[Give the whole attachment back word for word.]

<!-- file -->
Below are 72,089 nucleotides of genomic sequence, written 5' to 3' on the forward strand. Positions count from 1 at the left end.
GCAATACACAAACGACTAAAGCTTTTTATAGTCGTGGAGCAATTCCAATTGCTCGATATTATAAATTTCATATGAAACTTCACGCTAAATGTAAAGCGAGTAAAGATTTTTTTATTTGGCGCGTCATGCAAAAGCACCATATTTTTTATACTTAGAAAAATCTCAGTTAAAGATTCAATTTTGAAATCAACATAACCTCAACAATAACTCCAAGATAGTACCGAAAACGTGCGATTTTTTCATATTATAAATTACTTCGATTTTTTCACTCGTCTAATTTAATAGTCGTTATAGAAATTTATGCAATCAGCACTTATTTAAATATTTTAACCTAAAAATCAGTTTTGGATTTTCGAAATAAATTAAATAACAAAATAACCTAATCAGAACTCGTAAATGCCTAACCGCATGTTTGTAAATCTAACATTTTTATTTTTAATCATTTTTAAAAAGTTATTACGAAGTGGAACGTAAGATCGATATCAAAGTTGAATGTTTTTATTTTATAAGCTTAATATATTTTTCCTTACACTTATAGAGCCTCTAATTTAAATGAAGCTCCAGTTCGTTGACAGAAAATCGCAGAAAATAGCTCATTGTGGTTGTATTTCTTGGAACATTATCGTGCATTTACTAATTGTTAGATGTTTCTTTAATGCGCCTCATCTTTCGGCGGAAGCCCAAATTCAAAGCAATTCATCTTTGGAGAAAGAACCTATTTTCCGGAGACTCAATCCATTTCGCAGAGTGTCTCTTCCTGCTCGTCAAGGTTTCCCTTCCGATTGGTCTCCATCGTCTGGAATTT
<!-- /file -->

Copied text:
Below are 72,089 nucleotides of genomic sequence, written 5' to 3' on the forward strand. Positions count from 1 at the left end.
GCAATACACAAACGACTAAAGCTTTTTATAGTCGTGGAGCAATTCCAATTGCTCGATATTATAAATTTCATATGAAACTTCACGCTAAATGTAAAGCGAGTAAAGATTTTTTTATTTGGCGCGTCATGCAAAAGCACCATATTTTTTATACTTAGAAAAATCTCAGTTAAAGATTCAATTTTGAAATCAACATAACCTCAACAATAACTCCAAGATAGTACCGAAAACGTGCGATTTTTTCATATTATAAATTACTTCGATTTTTTCACTCGTCTAATTTAATAGTCGTTATAGAAATTTATGCAATCAGCACTTATTTAAATATTTTAACCTAAAAATCAGTTTTGGATTTTCGAAATAAATTAAATAACAAAATAACCTAATCAGAACTCGTAAATGCCTAACCGCATGTTTGTAAATCTAACATTTTTATTTTTAATCATTTTTAAAAAGTTATTACGAAGTGGAACGTAAGATCGATATCAAAGTTGAATGTTTTTATTTTATAAGCTTAATATATTTTTCCTTACACTTATAGAGCCTCTAATTTAAATGAAGCTCCAGTTCGTTGACAGAAAATCGCAGAAAATAGCTCATTGTGGTTGTATTTCTTGGAACATTATCGTGCATTTACTAATTGTTAGATGTTTCTTTAATGCGCCTCATCTTTCGGCGGAAGCCCAAATTCAAAGCAATTCATCTTTGGAGAAAGAACCTATTTTCCGGAGACTCAATCCATTTCGCAGAGTGTCTCTTCCTGCTCGTCAAGGTTTCCCTTCCGATTGGTCTCCATCGTCTGGAATTT